The Southern California sky was cloudless, the temperature was in the balmy 60s, and a benign sun shone down on the palm-girdled oval of the Santa Anita race track. In the stands 49,000 people watched in absorbed concentration as the 14 3-year-olds paraded to the post for the seventh race. For the seventh at Santa Anita last Saturday was more than just another horse race: it was the $100,000 Santa Anita Derby, the first of 1955's series of classic tests of 3-year-old horseflesh.
May's Kentucky Derby and Preakness, June's Belmont Stakes still lie weeks ahead. But—between then and now—horsemen and racing fans everywhere will be sitting in judgment on a whole new generation of glistening bays, browns, grays and chestnuts. At Santa Anita last week the 49,000 were out to watch the youngsters measure each other for purpose and heart.
As the horses moved to the starting gate the crowd scanned their favorites: the Calumet Farms' colt Trentonian, sired by the great Bull Lea and affectionately tagged by Calumet trainer Jimmy Jones, "an honest little fella"; the powerful but willful Blue Ruler, owned by the wives of Texas Millionaires Clint Murchison and Woffort Cain; and Blue Ruler's talented stablemate Jean's Joe.
But, California being California, most of the 49,000 had a special affection for a golden chestnut with the unprepossessing name of Swaps. California Owner Rex Ellsworth not only maintains his stables at the Ellsworth Ranch in California but Swaps himself is California-bred and trained. You have to delve back to 1922—and the great brown Morvich—to find a California-bred horse that ever won the Kentucky Derby. Californians devotedly watch for signs and portents of another.
When the Santa Anita Derby was over last Saturday, it was Swaps in the winner's circle, and Californians had a gleam in the eye.
Swaps was second choice in the betting and was supposed to be a shade inferior in natural talent to the Murcain Stable's Blue Ruler. But Blue Ruler finished a rather dismal third, thanks to the fact that he has trouble keeping his mind on his work and appeared to think the whole thing a proper lark. Swaps, on the other hand, seems to be as heartily conscientious about his work as his owner Rex Ellsworth and his trainer Meshach Tenney, who are devout Mormons both. Swaps allowed himself no folderol. His mind was on business all the way.
Surprisingly, after the race, Trainer Tenney and Owner Ellsworth gravely allowed that Swaps owed his success altogether to the good life and holding the good thought. Bequeath, a 3-year-old stablemate of Swaps which ran far down the track (fifth), is really much better when the devil isn't in him, they said. Unfortunately, it is in him most of the time and Tenney confided: "Bequeath outruns Swaps, and if he had Swaps's willingness and ambition he would be a great horse. But he isn't as good-natured."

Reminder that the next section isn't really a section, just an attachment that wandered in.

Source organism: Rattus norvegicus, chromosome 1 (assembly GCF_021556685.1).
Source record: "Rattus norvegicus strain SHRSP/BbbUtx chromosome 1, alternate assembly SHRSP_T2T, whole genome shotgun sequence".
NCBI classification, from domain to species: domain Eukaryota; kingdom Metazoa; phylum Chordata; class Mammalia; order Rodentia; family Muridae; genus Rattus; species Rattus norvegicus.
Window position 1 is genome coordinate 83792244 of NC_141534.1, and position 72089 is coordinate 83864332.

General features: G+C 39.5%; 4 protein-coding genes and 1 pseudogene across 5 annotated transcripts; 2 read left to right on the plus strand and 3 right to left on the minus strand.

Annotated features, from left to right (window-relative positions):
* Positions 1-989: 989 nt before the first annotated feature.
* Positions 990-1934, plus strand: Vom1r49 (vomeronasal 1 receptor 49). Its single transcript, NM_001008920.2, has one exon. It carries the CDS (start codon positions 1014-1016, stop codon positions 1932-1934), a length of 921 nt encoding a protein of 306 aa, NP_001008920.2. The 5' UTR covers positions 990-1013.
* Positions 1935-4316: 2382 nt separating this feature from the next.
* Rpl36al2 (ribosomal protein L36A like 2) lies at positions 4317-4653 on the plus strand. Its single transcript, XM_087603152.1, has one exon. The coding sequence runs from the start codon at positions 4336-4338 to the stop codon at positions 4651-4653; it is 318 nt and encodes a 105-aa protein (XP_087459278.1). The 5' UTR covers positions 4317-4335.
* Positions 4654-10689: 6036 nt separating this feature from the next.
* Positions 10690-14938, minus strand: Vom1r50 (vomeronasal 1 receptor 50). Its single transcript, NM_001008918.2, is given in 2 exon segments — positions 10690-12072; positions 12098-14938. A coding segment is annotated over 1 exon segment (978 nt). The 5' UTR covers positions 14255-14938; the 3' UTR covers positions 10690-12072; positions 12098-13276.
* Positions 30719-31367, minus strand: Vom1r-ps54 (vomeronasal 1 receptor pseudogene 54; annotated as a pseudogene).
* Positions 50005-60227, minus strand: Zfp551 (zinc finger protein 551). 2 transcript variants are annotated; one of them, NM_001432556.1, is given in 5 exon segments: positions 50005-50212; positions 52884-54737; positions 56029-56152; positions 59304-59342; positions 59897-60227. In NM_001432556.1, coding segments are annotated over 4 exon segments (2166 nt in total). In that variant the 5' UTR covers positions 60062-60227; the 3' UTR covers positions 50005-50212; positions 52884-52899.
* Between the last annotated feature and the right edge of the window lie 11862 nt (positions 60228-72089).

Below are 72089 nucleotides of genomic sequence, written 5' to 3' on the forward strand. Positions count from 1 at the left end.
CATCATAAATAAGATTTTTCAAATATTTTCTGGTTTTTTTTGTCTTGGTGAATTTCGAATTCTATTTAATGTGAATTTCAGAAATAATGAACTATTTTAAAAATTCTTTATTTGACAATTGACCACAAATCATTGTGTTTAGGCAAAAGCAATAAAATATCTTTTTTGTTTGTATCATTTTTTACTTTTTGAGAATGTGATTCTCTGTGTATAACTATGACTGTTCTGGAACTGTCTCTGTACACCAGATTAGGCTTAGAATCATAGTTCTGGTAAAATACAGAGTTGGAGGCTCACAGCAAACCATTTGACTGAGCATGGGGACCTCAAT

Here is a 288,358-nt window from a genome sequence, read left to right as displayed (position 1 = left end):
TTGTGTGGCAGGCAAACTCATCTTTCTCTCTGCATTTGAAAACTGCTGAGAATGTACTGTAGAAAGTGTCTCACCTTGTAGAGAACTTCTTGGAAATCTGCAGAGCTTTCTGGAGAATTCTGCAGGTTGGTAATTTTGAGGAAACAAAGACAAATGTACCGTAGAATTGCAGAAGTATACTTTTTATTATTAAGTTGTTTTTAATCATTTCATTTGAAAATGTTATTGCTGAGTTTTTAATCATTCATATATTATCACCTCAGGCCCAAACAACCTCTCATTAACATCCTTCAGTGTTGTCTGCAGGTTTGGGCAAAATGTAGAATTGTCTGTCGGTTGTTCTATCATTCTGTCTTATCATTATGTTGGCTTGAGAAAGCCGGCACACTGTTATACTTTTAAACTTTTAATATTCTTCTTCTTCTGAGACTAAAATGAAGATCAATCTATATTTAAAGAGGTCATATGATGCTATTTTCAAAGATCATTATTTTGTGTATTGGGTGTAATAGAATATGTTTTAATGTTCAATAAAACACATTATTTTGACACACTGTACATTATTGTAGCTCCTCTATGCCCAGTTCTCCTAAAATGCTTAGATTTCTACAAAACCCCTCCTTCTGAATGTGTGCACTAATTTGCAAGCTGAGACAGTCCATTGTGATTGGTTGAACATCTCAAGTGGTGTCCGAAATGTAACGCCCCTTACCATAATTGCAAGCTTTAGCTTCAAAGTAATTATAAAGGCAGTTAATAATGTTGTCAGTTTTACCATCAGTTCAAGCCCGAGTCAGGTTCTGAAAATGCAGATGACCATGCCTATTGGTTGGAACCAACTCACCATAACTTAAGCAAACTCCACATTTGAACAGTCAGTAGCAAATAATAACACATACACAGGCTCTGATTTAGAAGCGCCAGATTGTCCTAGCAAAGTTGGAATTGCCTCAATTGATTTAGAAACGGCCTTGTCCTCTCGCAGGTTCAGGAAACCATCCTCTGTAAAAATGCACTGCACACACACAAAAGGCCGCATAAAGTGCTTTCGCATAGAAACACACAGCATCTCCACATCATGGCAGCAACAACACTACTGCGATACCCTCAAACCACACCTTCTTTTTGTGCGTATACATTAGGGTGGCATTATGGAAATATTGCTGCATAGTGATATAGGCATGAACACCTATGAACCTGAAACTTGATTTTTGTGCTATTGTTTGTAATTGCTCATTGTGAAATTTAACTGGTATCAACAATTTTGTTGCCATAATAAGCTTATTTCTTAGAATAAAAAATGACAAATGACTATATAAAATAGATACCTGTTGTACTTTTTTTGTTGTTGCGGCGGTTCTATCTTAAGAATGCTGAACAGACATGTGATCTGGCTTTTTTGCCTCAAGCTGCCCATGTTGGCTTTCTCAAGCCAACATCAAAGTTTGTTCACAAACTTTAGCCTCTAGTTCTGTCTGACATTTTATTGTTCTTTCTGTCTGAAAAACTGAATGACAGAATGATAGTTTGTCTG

Blue Ruler is good-natured enough—till he gets on the track. Then he appears to regard the jockey as an unnecessary annoyance on an otherwise perfect afternoon for an outing, like a governess at a dance, something to give the slip to. Even the great Willie Shoemaker couldn't keep his horse's mind on the main chance and confessed sadly after the race, "I had a helluva time. He ran all over the place. He was awful green, he was awful green. At the three-eighth pole he was trying to duck in behind horses." Next to jumping shadows, playing hide-and-go-seek with the rest of the field is probably the racing technique least likely to succeed. Railbirds think Blue Ruler, which has raced only twice since last September, is pampered too much.
Blue Ruler, of course, may mend his ways. There may be nothing wrong with him that hard knocks in competition with a few four-footed Dead End kids won't cure. Last year's Santa Anita Derby winner, Determine, which went on to win the Kentucky Derby, was no such pampered darling and had already had enough racing for the year by the time he won the Santa Anita 3-year-old classic. But Determine, owned by an automobile dealer of modest circumstances as far as horse owners go, was running for the rent. Blue Ruler doesn't really need the money and his swollen-walleted owners picked him up at the same time they picked up a few other valuable pieces of bric-a-brac, such as the New York Central Railroad.